Characterisation of the N-end rule pathway and its substrates as a modulator of the plant immune response

Lead Research Organisation: University of Nottingham
Department Name: Sch of Biosciences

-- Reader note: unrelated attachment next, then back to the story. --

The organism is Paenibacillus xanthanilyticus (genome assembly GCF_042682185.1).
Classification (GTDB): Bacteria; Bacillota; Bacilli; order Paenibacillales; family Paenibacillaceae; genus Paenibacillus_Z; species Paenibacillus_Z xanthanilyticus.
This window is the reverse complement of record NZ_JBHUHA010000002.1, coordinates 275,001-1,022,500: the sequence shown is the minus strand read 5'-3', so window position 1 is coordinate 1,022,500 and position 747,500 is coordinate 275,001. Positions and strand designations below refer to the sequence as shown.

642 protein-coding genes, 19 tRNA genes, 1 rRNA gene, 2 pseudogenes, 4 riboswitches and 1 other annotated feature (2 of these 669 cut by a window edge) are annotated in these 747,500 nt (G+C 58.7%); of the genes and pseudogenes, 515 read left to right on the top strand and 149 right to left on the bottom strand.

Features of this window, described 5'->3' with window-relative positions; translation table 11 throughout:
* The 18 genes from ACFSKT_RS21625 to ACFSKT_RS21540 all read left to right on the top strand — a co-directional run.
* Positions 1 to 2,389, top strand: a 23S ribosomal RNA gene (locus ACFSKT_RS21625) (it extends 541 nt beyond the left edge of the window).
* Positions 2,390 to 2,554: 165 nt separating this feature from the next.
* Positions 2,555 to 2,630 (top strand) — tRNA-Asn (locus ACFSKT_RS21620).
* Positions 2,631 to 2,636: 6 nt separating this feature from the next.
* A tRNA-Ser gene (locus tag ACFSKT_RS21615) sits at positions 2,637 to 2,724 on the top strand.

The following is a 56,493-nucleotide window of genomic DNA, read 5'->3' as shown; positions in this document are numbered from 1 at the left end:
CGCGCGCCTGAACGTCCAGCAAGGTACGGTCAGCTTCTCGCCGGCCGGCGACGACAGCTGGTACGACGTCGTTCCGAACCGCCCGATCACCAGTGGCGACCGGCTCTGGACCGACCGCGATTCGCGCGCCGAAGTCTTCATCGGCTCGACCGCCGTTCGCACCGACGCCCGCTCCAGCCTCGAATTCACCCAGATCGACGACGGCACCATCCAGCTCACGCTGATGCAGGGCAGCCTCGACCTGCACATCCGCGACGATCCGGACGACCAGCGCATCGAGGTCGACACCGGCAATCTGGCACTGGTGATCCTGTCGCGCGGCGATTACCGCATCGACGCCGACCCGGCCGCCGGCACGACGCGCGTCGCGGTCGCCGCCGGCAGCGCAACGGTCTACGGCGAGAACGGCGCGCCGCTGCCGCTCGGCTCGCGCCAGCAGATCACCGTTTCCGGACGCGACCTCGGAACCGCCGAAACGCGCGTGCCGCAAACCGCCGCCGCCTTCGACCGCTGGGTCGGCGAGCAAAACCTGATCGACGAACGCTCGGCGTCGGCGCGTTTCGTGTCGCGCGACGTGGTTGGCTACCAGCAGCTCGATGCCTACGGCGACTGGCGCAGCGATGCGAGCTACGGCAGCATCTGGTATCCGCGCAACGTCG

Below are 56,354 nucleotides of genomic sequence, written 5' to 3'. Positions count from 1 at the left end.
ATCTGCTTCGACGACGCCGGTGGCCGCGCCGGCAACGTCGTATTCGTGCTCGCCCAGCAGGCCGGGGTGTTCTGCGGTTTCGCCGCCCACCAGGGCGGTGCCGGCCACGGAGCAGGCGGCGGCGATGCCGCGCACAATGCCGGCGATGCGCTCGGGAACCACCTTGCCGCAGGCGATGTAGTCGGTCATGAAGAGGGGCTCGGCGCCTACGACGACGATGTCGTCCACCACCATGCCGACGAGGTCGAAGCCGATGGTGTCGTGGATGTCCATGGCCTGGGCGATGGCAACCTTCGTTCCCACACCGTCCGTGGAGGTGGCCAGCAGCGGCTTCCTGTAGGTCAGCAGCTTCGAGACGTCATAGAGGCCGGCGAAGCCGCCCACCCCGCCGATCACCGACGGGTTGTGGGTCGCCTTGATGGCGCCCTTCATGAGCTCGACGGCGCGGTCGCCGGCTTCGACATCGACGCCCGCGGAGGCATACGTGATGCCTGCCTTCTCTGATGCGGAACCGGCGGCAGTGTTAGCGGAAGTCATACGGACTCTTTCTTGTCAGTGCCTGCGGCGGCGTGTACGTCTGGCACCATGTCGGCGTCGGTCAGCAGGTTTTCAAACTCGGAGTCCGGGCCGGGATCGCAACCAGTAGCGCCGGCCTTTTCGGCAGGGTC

We previously provided the first evidence for functions for the N-end rule pathway of ubiquitin-mediated targeted proteolysis in plants (Gibbs et al Nature 2011; Gibbs et al Molecular Cell 2014; Abbas et al Current Biology 2015, Vicente et al Current Biology 2017). This pathway regulates the stability of regulatory proteins in eukaryotic cells, and is a key regulator of growth and development. The pathway controls protein degradation dependent on the amino (N)-terminal (Nt-) residue of proteins. We have shown that one branch of this pathway, controlled by a Glutamine Amido-hydrolase (NTAQ), controls the plant immune response. This is the first time that a function for this branch of the pathway has been discovered in plants. This project will focus on discovering protein substrates of NTAQ and understanding their contribution to plant defence responses. The student will learn molecular genetics of Arabidopsis thaliana, as well as developing theoretical and practical understanding of plant pathology. Molecular biology, proteomics and Western blotting will be used to validate mutants, analyse genetic stress markers and probe for new protein substrates. This study will reveal new functions for the N-end rule pathway, determining the relationship between newly discovered NTAQ substrates and the known plant immune network.


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